Ian:                           Yeah. You know, what I’m personally fascinated by is the, the combination of physical and digital. I like all of these experiences that you, I’ve seen recently coming out of film festivals where you have a physically tracked person and a, when you’re in the headset, you see a digital environment, but then you also see a physically tracked person that appears as if there were a ghost or a dragon or whatever character they need to be in that moment. Um, and where that I think really shines is that you get that sense of presence because you’re with a physical person that can touch you and you can see them touch you. So you don’t really have to you know, go into this, make believe world with another person and then have it be a little fake because hey, look, maybe they’re the animation’s a little off or maybe they don’t look like real people.

Ian:                           You can you know, assume some, some disbelief here when you get touched and you, you have the sense of what like, wow, I’m, I’m really here and whatever’s happening is totally happening. That to me is sort of that blend of it. When we always talked about VR, it was, it was the blend of film games as well as immersive theater. And so that to me is where immersive theater as an element really shines. I love Sleep No More. It’s an incredible immersive theater experience based out in New York that was brought over from, from the UK. And I think that where VR can really provide some incredible utility to consumers who want to be pushing the bounds of, of narrative is how do you create an experience that leverages existing people or 2D people and potentially at scale.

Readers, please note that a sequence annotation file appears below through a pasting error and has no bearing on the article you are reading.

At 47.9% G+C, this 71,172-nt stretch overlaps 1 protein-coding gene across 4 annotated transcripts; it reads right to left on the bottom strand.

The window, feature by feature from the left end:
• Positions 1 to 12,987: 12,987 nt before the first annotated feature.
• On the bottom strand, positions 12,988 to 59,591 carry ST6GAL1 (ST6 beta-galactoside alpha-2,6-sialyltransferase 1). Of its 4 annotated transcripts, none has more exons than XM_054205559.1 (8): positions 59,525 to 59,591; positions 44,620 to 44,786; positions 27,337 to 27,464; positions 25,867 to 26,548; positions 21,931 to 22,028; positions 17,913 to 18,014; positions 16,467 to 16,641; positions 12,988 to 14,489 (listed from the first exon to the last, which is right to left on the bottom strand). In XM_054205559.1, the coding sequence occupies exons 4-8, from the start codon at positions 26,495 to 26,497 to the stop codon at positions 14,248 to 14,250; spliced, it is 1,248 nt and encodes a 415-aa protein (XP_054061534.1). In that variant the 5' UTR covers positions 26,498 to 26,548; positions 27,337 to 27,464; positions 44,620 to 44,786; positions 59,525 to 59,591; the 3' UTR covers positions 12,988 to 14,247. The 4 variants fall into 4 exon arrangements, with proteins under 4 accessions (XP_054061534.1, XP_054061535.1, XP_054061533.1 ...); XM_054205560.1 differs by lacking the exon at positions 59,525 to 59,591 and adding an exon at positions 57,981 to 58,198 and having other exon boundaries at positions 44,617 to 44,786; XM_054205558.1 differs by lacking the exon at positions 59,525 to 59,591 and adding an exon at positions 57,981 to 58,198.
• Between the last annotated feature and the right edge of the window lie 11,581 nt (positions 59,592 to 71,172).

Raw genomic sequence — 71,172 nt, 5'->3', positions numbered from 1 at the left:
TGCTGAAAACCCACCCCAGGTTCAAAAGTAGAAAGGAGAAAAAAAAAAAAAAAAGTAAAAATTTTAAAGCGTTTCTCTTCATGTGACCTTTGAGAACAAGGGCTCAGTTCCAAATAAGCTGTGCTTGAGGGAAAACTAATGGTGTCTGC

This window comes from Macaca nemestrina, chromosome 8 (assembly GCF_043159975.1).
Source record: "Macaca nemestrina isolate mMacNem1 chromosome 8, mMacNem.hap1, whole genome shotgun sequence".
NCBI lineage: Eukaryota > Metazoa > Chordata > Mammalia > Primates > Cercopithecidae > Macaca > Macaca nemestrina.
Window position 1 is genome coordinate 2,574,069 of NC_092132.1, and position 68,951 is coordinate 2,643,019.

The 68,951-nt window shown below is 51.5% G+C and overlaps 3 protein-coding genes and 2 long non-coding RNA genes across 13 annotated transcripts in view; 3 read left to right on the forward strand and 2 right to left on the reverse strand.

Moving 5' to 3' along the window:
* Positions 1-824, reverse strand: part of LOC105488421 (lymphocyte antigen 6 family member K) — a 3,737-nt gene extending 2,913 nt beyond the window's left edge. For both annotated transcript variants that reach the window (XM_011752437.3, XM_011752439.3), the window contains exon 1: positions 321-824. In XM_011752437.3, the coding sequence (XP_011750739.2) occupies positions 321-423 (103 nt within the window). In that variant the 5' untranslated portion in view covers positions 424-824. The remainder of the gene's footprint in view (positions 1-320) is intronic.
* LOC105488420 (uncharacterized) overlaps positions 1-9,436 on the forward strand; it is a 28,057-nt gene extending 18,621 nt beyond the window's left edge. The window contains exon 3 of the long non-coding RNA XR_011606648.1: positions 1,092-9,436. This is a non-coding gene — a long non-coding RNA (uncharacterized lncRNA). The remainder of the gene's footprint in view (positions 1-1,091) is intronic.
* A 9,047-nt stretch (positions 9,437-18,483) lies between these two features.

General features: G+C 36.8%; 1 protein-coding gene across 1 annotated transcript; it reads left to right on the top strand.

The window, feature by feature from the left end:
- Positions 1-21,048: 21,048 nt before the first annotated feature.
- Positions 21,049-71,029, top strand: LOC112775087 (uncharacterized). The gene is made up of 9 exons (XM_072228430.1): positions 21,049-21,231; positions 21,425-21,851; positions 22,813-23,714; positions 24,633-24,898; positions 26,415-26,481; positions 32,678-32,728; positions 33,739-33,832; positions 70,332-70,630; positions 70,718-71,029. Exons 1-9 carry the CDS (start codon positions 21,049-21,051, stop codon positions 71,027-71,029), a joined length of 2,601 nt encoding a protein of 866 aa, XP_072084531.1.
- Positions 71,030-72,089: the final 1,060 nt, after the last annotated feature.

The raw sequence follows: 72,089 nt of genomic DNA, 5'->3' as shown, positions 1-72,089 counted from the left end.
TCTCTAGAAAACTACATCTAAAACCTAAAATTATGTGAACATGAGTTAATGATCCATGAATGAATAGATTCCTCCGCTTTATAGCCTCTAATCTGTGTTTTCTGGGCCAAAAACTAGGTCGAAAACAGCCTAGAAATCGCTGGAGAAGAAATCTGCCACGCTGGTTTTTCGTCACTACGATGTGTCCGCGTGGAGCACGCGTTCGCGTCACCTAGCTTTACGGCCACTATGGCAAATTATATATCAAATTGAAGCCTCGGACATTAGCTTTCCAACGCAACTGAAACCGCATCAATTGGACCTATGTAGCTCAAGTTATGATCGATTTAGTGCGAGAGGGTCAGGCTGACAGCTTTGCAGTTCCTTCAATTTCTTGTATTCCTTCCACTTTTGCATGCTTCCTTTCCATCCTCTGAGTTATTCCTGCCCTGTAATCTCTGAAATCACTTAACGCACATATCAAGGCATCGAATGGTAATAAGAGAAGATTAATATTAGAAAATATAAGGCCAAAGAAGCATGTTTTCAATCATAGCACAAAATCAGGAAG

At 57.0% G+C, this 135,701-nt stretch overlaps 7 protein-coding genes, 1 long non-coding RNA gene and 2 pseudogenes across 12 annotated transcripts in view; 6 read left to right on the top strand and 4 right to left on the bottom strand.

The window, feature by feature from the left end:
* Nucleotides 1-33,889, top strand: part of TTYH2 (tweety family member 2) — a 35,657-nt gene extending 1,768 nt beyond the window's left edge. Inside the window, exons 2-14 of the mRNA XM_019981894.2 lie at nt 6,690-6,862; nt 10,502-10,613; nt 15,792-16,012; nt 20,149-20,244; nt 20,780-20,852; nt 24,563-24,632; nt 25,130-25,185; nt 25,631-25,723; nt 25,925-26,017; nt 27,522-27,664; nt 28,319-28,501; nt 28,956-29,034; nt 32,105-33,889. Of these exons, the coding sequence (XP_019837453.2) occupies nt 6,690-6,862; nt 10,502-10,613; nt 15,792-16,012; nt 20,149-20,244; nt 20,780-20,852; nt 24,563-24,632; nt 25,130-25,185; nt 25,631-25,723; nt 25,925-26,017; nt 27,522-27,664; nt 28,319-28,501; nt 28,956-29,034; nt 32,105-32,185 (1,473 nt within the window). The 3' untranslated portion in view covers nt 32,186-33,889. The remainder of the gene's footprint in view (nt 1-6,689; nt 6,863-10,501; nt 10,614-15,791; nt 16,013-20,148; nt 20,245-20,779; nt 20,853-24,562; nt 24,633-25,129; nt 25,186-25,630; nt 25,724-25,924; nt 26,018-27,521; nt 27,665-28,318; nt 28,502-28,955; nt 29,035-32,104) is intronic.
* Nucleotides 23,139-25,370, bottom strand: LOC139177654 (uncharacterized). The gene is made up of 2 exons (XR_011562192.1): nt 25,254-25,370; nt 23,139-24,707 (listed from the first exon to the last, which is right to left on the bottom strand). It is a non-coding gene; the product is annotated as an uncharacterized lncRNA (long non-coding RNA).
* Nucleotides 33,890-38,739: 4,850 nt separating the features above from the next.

Ian:                           So you know what if you do Sleep No More, which generally has a throughput of, I don’t know, it must be like a thousand people at night until they put through a lot of people in this space. What if everyone was wearing a VR headset? You know, what, what could we do there that you couldn’t do in the regular version of sleep no more. Um, and what I also think is really unique is that with immersive theater, a lot of times people say, well, your experience is not the same as whoever else that went through it with you. Because maybe I went through the blue room and you went through the red room. I would be really interested to see if we both went in that same experience, but we both were wearing our headsets. What if I’m seeing like the dragon’s layer and you’re seeing the place in the clouds, right? It’s, you could have the same inputs, but because the setting and it’s all built in a game engine, that setting is going to be wildly different and it could provide an incredibly different outcomes for you.

Justine:                  That’s true. What about in terms of distribution, do you see any new things happening on that horizon? Because getting content into the hands of users is the name of the game for VR right now.